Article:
Outstanding STEM Learning For All

Photo of Sarita PillaiSarita Pillai leads initiatives to improve the quality and equity of STEM education, including managing national research and technical assistance centers, building and sustaining communities of practice, and engaging youth in developing STEM-focused, technology-based resources for their peers. She is the PI of the National Science Foundation (NSF)-funded STEM Learning and Research (STELAR) Center at EDC and co-PI of the NSF-funded Center for Innovative Research in Cyberlearning (CIRCL). In 2015, Sarita, STELAR co-PI Caroline Parker, Catherine McCulloch (co-PI of Community for Advancing Discovery Research in Education—CADRE at EDC), and colleagues from SRI Education worked with the NSF and White House Office of Science and Technology Policy to coordinate a daylong invitational forum on "next generation" STEM education. In this post, Sarita shares a few key points from EDC’s May 2016 report on the Forum, Next Generation STEM for All: Envisioning Advances Based on NSF Supported Research.

Every day at EDC, I draw upon collaboration as a potent strategy to ensure all students have challenging, meaningful STEM learning experiences that give them the tools they need to succeed in college and careers. Through the NSF-funded STELAR and CIRCL national centers, my co-PIs and I facilitate collaboration among program developers, researchers, and practitioners who are leading cutting-edge R&D to improve STEM learning and cyberlearning. In other initiatives, I engage young people—especially girls, students from low-income communities, students of color, and students with disabilities who have been traditionally underrepresented in STEM careers—in designing STEM-focused learning resources that are relevant, rigorous, and relatable for their peers. In both cases, collaboration with change-focused stakeholders who are deeply committed to exchanging ideas, identifying obstacles, and sharing expertise and divergent viewpoints is key to success.

“Collaboration with change-focused stakeholders” is an excellent way to describe a November 9, 2015 Invitational Forum—Next Generation STEM Learning for All (STEM Forum)—co-led by EDC, SRI Education, the NSF, and the White House Office of Science and Technology. Held right before the first-ever White House Summit on Next Generation High Schools, the STEM Forum brought together thought leaders from multiple sectors including K–12, higher education, informal learning, research, workforce development, policy, business, and industry to examine challenges and successes in STEM education. It was a stimulating day that featured 80 speakers (view the STEM Forum’s agenda and explore videos and materials), and engaged 250 participants in examining and discussing national goals for STEM in schools, as well as reviewing promising NSF R&D that suggests some potential routes to take to reach those goals.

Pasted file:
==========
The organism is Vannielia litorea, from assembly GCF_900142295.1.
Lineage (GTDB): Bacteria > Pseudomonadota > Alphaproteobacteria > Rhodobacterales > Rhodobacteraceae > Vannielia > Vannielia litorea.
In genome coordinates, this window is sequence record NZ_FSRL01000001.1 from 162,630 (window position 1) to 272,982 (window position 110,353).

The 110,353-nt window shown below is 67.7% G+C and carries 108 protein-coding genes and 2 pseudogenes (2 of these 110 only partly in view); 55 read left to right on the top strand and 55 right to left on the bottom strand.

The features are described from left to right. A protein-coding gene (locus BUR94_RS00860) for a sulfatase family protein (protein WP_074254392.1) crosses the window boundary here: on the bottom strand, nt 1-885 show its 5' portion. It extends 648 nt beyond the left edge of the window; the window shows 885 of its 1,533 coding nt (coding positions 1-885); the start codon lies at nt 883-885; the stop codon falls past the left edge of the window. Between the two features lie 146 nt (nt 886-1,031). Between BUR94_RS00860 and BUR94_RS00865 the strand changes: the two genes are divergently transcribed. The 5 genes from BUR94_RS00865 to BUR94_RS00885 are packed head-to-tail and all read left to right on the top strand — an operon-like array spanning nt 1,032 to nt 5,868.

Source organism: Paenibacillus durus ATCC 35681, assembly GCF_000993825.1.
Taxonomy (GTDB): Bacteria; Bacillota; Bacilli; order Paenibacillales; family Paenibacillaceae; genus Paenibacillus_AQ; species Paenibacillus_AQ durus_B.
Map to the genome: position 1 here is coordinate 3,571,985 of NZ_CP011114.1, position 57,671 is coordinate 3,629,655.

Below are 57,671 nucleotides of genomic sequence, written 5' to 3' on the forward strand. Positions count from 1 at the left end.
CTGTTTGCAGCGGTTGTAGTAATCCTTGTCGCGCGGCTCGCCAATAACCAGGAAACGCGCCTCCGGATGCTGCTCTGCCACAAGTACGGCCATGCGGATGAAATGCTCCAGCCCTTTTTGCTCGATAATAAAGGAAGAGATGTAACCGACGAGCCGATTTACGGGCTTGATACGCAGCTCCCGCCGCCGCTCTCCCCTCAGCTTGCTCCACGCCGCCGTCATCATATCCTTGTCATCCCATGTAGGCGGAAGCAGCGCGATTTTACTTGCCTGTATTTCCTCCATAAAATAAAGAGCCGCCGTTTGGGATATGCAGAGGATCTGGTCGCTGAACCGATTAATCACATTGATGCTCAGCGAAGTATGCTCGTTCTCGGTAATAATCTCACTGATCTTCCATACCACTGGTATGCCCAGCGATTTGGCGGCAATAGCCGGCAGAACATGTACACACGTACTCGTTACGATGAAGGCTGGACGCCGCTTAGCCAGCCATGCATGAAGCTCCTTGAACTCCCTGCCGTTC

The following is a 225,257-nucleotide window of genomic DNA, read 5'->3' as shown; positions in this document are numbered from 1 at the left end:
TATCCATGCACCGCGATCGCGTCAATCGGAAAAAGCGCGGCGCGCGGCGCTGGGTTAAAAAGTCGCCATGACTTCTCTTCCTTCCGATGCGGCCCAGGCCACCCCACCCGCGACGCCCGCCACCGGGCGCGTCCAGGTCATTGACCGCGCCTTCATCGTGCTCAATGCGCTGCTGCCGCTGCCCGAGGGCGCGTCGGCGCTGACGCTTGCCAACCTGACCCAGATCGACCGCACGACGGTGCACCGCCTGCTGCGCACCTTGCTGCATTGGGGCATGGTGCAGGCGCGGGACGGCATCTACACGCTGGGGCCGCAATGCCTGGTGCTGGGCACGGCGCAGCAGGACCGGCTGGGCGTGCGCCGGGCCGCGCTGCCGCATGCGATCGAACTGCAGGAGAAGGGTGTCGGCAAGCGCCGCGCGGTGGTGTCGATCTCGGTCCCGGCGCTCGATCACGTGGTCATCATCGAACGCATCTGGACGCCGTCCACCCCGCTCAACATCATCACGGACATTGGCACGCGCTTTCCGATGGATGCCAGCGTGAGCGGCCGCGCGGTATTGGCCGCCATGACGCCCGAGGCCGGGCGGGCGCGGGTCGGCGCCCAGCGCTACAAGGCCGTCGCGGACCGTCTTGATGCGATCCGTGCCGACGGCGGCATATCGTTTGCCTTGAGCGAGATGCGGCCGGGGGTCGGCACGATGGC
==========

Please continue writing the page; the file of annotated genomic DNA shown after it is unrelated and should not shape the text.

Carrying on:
I invite you to learn more about the STEM Forum in the May 2016 EDC report Next Generation STEM Learning for All: Envisioning Advances Based on NSF Supported Research authored by Caroline Parker, myself, and Jeremy Roschelle of SRI. In addition to providing summaries of the 13 STEM Forum sessions, the report presents important takeaways that emerged across the Forum’s following four thematic areas:

  1. Research-based advances in STEM education, including existing research that investigators are building upon, concepts and approaches for improving STEM learning, and high-priority emerging issues for researchers to address
  2. Engagement of multiple stakeholders, including “building sustainable, synergistic relationships across communities, especially individuals and organizations not often at the table” to infuse new perspectives and comprehensively tackle systemic change
  3. The symbiotic connection between social justice, equity, and excellence, including how equity is being addressed in STEM education and six challenges specific to different youth experiences and aspects of STEM that must be addressed  
  4. Progress and promising approaches to scaling and sustaining research-based advances in STEM education, including collective impact, as well as very difficult challenges stakeholders face in efforts to scale and sustain advances

Despite highly innovative and effective work underway to improve STEM education—the Forum highlighted some truly amazing programs—many complex, deeply rooted weaknesses in our educational system continue to limit the quality and equity of STEM learning opportunities for far too many students. By initiating a candid conversation at the national level about obstacles and barriers to high-quality STEM learning and teaching, the November Forum laid the groundwork for future, even more inclusive and intensive action to ensure that all students benefit from outstanding, “next generation” STEM learning experiences in schools and out-of-school programs.  

Date: 

Friday, May 27, 2016 - 10:30am